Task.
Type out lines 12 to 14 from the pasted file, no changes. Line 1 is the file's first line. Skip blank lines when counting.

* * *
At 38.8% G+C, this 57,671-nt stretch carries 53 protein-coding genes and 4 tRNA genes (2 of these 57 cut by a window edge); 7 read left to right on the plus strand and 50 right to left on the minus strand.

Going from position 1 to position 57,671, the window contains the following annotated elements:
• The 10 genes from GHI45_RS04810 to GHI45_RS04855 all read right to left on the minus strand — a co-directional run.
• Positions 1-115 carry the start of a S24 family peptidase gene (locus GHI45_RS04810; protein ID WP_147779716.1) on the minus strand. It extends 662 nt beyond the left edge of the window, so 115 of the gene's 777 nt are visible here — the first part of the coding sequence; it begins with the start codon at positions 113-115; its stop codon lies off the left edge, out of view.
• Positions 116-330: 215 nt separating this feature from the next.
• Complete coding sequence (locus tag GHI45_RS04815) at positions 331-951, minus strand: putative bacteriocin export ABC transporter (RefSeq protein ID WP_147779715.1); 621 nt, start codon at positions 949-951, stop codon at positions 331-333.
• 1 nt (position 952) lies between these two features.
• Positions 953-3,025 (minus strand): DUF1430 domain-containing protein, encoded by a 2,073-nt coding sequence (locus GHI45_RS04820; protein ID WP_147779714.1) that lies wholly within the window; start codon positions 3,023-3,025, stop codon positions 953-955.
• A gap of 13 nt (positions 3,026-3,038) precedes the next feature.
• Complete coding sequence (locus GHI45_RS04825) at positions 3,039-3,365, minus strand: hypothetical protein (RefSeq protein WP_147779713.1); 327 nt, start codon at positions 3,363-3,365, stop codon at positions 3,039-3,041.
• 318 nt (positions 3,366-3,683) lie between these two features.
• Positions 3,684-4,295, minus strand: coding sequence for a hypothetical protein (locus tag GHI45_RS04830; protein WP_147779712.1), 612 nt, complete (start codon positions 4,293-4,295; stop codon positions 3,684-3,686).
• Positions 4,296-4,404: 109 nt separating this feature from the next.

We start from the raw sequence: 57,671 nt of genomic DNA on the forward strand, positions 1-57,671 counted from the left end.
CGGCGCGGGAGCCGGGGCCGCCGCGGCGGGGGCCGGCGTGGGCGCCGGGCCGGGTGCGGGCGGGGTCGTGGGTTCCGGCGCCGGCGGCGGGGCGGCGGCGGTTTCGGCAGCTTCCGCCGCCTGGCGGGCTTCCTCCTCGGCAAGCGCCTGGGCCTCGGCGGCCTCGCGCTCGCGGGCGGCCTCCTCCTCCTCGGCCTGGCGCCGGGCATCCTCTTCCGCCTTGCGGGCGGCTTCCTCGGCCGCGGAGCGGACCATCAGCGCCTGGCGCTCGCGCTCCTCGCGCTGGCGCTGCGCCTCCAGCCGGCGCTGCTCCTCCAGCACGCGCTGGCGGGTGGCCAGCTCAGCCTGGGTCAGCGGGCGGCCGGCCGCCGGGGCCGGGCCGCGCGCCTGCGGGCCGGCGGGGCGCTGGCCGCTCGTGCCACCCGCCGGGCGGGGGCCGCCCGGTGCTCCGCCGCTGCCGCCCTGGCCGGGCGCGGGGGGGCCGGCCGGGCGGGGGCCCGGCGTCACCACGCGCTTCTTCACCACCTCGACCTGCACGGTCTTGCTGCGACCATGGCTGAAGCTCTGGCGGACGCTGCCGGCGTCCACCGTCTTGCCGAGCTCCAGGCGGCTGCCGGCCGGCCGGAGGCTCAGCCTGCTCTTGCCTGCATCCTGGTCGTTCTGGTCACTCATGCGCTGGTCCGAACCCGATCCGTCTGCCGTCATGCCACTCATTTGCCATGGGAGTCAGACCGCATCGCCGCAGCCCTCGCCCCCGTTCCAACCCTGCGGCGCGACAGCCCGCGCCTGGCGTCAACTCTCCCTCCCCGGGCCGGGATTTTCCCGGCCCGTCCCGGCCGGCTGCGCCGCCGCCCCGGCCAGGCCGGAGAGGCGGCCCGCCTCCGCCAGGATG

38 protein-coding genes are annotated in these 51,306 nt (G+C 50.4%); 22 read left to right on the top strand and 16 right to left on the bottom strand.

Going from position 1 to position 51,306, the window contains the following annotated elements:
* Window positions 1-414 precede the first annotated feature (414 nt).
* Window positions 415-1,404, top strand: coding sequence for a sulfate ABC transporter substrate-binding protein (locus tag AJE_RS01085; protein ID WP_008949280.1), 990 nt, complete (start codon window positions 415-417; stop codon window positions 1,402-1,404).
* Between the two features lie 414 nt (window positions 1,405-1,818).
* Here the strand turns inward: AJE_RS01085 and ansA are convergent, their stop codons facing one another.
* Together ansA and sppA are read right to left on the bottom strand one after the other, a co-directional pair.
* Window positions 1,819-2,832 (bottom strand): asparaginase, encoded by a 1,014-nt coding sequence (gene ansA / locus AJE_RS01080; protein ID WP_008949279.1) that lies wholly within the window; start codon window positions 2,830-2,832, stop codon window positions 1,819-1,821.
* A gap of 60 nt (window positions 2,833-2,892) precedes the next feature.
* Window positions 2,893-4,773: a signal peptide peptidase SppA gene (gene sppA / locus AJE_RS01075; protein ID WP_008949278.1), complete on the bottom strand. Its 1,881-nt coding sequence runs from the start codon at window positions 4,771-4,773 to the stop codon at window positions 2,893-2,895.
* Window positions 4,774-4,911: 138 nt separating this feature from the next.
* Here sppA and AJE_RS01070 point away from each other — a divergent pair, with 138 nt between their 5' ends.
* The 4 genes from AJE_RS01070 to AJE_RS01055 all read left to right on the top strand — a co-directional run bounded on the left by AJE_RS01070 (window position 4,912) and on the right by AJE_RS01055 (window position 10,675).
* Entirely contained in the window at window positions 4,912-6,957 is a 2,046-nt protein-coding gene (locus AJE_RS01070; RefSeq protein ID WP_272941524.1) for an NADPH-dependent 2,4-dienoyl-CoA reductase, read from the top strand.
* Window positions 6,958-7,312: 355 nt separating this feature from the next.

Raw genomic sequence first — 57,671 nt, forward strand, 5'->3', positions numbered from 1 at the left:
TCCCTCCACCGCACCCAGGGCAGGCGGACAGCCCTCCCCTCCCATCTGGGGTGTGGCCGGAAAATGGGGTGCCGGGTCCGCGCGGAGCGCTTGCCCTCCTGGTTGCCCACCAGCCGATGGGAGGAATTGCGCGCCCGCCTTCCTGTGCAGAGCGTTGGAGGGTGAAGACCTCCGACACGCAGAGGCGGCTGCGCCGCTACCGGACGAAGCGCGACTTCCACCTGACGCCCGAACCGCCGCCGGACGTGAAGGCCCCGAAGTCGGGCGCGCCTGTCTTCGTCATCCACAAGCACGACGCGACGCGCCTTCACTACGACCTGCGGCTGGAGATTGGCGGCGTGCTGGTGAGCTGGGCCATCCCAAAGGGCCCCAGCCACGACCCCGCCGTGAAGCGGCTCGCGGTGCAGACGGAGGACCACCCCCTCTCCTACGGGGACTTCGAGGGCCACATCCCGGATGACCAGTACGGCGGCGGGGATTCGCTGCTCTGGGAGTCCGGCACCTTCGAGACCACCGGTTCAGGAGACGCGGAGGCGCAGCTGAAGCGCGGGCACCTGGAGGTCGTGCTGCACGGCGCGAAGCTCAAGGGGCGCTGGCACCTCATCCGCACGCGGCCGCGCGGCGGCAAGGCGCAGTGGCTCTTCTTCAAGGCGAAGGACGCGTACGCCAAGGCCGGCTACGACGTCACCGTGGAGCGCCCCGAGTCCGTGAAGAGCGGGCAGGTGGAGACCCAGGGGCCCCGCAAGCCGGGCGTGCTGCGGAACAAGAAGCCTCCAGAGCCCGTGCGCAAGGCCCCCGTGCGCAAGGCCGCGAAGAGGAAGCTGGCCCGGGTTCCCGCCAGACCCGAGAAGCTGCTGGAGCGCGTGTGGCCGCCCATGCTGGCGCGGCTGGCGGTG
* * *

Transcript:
• Positions 3,684-4,295, minus strand: coding sequence for a hypothetical protein (locus tag GHI45_RS04830; protein WP_147779712.1), 612 nt, complete (start codon positions 4,293-4,295; stop codon positions 3,684-3,686).
• Positions 4,296-4,404: 109 nt separating this feature from the next.

We start from the raw sequence: 57,671 nt of genomic DNA on the forward strand, positions 1-57,671 counted from the left end.